Along with the museum’s standing exhibits, they also play host to temporary and traveling exhibitions. These generally last for five months or less and usually require an additional fee. The museum has showcased exhibitions like:

  • In 2000 the Titanic: The Exhibition
  • Body Works by Gunther Von Hagens was on display in 2005. In the same year, the museum added Game On.
  • In the summer of 2006, Leonardo da Vinci: Man, Inventor, Genius.
  • CSI: The Experience
  • Robots Like US 
  • City of the Future
  • Star Wars: Where Science Meets Imagination
  • The Glass Experience
  • Harry Potter: The Exhibition showed from April to September 2009.
  • In 2015, the Robot Revolution
  • Where the Wild Things Are opens on Feb. 20, 2017. It features 50 original artworks from author/illustrator Maurice Sendak.
  • Brick by Brick is a world premier LEGO exhibit that reveals the marvels of engineering. Inspiration to builders showing through Sep. 4, 2017. Visitors can also build their own structures with hands-on building challenges. They are challenged to use the concepts of engineering, architecture, and construction.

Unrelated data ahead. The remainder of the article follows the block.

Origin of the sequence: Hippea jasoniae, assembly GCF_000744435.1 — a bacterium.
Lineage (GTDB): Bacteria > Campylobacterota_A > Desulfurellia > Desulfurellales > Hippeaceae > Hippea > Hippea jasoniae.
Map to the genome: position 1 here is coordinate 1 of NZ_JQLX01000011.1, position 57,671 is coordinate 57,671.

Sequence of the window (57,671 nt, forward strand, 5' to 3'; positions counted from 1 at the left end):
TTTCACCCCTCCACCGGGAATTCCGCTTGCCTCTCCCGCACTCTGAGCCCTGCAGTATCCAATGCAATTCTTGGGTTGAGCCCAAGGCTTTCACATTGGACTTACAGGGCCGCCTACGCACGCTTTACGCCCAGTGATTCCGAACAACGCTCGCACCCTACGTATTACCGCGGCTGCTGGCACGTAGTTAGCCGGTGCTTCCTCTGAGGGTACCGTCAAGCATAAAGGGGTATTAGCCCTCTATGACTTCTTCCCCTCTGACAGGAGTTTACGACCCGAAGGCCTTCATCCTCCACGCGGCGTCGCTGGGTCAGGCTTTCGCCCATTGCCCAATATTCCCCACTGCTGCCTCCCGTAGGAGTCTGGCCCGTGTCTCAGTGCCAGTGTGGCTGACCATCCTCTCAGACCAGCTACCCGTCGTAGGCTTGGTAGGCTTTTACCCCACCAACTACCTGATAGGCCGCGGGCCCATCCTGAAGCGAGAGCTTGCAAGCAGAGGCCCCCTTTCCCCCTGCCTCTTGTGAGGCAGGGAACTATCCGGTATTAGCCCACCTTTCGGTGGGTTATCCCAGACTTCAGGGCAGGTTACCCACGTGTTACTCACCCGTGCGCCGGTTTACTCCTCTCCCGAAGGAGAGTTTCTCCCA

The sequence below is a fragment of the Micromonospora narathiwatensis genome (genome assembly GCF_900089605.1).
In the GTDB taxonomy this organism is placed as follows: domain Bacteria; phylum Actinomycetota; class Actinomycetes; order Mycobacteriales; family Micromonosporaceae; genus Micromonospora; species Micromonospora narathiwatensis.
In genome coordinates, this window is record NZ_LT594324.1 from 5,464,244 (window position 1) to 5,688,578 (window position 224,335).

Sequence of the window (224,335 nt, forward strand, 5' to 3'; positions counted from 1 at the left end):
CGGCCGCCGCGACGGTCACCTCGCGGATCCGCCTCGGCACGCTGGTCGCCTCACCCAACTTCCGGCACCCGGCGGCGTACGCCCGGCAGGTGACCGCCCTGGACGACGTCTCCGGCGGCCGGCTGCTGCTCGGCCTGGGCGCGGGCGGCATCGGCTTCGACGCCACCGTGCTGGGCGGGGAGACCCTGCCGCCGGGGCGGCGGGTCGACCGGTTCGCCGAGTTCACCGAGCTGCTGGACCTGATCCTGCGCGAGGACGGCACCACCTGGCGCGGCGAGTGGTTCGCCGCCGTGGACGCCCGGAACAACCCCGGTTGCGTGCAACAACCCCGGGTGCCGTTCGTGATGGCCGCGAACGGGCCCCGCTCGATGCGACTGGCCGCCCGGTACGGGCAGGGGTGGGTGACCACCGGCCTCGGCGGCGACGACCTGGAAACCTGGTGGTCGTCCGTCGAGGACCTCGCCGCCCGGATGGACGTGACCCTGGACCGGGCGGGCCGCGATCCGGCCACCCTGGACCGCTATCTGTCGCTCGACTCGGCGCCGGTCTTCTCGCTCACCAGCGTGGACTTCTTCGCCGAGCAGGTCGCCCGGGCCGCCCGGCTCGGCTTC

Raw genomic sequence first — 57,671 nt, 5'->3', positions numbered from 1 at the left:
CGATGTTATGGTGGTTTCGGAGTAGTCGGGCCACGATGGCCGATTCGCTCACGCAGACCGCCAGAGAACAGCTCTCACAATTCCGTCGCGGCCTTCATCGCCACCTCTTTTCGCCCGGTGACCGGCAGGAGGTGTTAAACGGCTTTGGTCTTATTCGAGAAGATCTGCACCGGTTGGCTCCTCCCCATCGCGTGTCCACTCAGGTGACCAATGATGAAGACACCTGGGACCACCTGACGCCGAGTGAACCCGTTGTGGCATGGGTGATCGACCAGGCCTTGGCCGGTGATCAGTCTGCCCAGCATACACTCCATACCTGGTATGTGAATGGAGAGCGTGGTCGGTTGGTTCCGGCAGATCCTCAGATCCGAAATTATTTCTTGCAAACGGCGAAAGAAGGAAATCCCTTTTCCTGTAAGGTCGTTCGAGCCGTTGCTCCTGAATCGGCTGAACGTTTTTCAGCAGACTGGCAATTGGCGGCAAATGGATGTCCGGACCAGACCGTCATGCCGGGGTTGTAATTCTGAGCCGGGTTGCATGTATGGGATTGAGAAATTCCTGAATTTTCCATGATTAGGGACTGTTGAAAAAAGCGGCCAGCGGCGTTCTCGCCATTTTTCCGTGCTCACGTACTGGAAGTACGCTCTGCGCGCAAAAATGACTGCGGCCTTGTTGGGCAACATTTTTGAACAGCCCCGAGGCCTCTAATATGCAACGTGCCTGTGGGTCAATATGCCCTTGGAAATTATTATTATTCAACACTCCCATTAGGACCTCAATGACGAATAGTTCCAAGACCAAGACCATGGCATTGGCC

The Museum of Science and Industry Chicago lets visitors immerse themselves in a world of science while learning without knowing.

By Tracy Blake
Edited by Cathy Milne


The Museum of Science and Industry Chicago: The Museum of Science and Industry Chicago
Daily Herald: Budget-friendly fun: Free days at Museum of Science & Industry
TimeOut: Museum of Science and Industry’s ‘Brick by Brick’ exhibition extended through Labor Day

Featured Image Courtesy of Mark Heard’s Flickr Page – Creative Commons License
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First Inline Image Courtesy of Terence Faircloth’s Flickr Page – Creative Commons License
Second Inline Image Courtesy of Matt Howry’s Flickr Page – Creative Commons License